Don't mutate the iterator

Or better said, don't mutate the iterator you're iterating over. This is a common mistake that can lead to unexpected results. And yes, despite writing about mutating and not mutating before, I still got bitten by it. So let's take a look at what happened.

The problem

I needed to remove all empty headers before a request. For this, I created a function that mutates the request.headers object. Let's take a look:

function deleteEmptyHeaders(headers: Headers) {
  headers.forEach((value, key) => {
    if (value && value !== 'undefined' && value !== 'null') return;

This function iterates over the headers, and removes the ones that are "empty". Usage would be like:

const headers = new Headers();
headers.set('a', '');
headers.set('b', '');
headers.set('c', '');
headers.set('d', '');

Object.fromEntries(headers); // { b: '', d: '' } // ?!?

The problem is that we're mutating the iterator we're iterating over. By removing the first header, the second header shifts up to the first position. Like when you're pulling a book from a pile of books. As the iterator is now in the new second position, it never processes "header b" but instead processes "header c" as the new second header. And so on.

It's an old problem that we know of iterating over indexes using a for loop, like for (let i = 0; i < items.length; i++). When we remove an item from the array, the indexes shift, and skip items. The same thing happens here. It's just harder to spot.

The solution

So how do we fix this? Well, we can't mutate the iterator we're iterating over. So we need to create a new iterator. We can do this by using the Array.from method.

function deleteEmptyHeaders(headers: Headers) {
  const entries = Array.from(headers.entries());
  entries.forEach(([key, value]) => {
    if (value && value !== 'undefined' && value !== 'null') return;

Instead of Array.from we can also use the spread operator [...headers.entries()], and calling the .entries() method is optional as it's the default method to be called on such actions. So let's apply this:

function deleteEmptyHeaders(headers: Headers) {
  [...headers].forEach(([key, value]) => {
    if (value && value !== 'undefined' && value !== 'null') return;

Now we don't modify the iterator we're iterating over, and we end up with the expected result. Or said differently, the index of the current header isn't affected by the delete action, as we read a different pile than we modify.

Please do notice that the key and value props got reversed when we moved from headers.forEach to array.forEach.


Twitter being Twitter, I got a lot of feedback on my snippet. From folks being unable to spot the bug, to folks saying that a return in a forEach is bad practice, to completely burning me down. So let's take a look at some of the feedback.

folks that write code like this, get what they deserve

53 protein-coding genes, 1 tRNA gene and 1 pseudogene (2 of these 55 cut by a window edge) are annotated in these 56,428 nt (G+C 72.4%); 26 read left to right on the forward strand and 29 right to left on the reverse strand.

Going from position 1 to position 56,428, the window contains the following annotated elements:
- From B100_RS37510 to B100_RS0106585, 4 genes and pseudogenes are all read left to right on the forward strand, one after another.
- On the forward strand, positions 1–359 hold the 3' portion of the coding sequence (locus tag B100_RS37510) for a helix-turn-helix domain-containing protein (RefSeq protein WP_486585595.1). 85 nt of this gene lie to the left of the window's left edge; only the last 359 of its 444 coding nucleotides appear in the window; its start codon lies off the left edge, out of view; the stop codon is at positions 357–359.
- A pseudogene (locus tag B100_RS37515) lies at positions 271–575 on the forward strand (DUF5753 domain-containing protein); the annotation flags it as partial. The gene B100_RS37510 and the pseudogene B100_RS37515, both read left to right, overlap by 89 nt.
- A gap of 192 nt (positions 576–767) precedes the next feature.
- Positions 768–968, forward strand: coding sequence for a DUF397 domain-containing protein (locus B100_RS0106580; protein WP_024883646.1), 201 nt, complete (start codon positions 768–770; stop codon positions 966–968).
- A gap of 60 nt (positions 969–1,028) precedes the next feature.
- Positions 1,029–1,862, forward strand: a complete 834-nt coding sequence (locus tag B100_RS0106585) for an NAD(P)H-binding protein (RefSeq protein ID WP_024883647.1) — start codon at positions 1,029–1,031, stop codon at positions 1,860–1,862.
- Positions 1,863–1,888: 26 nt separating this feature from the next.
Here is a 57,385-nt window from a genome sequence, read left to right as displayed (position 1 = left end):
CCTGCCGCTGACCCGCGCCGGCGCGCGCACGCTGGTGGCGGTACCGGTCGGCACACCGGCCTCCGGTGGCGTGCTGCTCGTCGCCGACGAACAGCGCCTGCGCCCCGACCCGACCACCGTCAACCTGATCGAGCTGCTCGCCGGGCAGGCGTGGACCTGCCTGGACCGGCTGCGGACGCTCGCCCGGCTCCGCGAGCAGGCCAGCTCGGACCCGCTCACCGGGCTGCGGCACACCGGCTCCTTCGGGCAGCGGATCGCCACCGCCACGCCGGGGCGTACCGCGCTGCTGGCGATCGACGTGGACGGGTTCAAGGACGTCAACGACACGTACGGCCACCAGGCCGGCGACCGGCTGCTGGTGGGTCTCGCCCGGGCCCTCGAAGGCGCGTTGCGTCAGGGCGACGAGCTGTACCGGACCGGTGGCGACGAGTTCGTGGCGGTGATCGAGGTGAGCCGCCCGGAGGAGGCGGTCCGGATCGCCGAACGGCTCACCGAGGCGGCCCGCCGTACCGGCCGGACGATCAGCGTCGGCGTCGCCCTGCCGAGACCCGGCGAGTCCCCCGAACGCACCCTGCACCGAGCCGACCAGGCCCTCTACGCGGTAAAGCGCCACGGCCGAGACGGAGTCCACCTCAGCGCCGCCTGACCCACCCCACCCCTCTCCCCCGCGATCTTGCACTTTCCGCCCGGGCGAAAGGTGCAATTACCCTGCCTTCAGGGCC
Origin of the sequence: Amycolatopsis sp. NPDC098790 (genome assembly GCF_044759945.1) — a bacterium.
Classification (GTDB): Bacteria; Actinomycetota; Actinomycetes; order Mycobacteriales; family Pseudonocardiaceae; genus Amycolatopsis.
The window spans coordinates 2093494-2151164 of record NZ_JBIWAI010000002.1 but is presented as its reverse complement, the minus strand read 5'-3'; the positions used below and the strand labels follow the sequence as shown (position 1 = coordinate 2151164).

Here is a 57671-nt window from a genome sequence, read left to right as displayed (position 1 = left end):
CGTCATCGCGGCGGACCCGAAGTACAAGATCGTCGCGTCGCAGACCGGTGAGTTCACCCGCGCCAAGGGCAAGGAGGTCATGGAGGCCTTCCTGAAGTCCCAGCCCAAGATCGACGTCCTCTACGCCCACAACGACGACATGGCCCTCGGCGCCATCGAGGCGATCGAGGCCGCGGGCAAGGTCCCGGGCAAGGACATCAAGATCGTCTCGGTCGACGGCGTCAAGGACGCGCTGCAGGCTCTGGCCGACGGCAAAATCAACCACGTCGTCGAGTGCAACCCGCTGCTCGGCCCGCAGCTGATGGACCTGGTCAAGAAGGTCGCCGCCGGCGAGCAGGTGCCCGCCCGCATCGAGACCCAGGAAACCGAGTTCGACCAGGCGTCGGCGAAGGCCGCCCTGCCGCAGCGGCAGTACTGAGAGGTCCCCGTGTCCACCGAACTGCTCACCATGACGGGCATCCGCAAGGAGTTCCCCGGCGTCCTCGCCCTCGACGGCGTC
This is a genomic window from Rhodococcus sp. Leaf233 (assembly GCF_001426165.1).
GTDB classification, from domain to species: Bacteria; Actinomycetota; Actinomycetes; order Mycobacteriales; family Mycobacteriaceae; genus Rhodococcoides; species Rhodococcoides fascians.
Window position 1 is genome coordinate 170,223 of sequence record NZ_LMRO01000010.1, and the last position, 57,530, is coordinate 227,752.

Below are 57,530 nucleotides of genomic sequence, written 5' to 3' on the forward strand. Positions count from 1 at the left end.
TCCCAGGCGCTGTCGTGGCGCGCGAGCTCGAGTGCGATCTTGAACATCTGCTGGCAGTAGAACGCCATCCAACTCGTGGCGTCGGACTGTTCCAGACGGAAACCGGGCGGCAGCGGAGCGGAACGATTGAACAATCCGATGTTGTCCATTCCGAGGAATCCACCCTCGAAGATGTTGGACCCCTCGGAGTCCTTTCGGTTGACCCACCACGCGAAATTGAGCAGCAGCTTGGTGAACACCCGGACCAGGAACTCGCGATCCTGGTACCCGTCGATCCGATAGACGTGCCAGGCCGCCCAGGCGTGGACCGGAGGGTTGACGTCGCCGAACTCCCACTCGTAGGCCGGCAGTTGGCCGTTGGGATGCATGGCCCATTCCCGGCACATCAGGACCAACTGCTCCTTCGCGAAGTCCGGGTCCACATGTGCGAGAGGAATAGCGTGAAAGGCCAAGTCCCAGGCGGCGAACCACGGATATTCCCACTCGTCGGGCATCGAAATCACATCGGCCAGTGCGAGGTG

Yeah, thanks for the constructive feedback. Now go away. I didn't want to quote this one at first, but it's important to highlight that this is not the way to give feedback. It's not constructive, and it's not helpful. It's just rude.

don't mutate

A couple of folks suggested that I shouldn't mutate. Well, I don't have another option. I need to modify the request headers before the request is made. And request.headers is a read-only property. It is what it is. Tho I agree that generally speaking, modifying the input arguments is not good practice. As always, there are exceptions to the rule.

The other option would be to not set the header in the first place. If you have that option, go with it. At other times, cleanup is the only option we have.

don't return in forEach

I don't get it. The callback is a function. We can use early returns to reduce indentation and keep code readable. I don't see the problem here. Some folks suggested using continue or break instead, but that's not going to work. It's a function; we can't use those keywords. Returning from a forEach to exit early is fine. Note that it won't stop the iteration, but it will stop the execution of the callback.

key and value are reversed

Yeah, I know. It is the function signature tho. Seriously, why did TC39 decide to put the value first? It's so confusing.

const headers = new headers();

// value, key
headers.forEach((value, key) => {});

// key, value
[...headers].forEach(([key, value]) => {});

you're checking 'null' and 'undefined' instead of null and undefined

Yep. headers.set coerces the value into a string. header.set('key', null) will result in headers.get('key') === 'null'.

use a common loop

Sure, possible. This is the direct translation, including the same bug. Using forEach or a traditional loop is about personal preference. Switching between them doesn't change a thing.

function deleteEmptyHeaders(headers: Headers) {
  for (const [key, value] of headers) {
    if (value && value !== 'undefined' && value !== 'null') continue;

Interestingly enough, this makes the bug easier to spot for me. It's hard to say if that's because I'm used to this pattern or because I now know it's there.


Just a couple of lines and so many opinions and lessons. The "common for loop" could have been suggested in a kinder tone, but seeing this implementation in a traditional loop does remind me why I so strongly prefer those over helper methods like map and forEach.

This is the final solution I came up with and the way I've implemented it in fetch-addons.

function deleteEmptyHeaders(headers: Headers) {
  for (const [key, value] of [...headers]) {
    if (value && value !== 'undefined' && value !== 'null') continue;

request.headers.set('x-api-key', apiKey);
request.headers.set('x-user-id', userId); // string | null | undefined

// somewhere in a middleware

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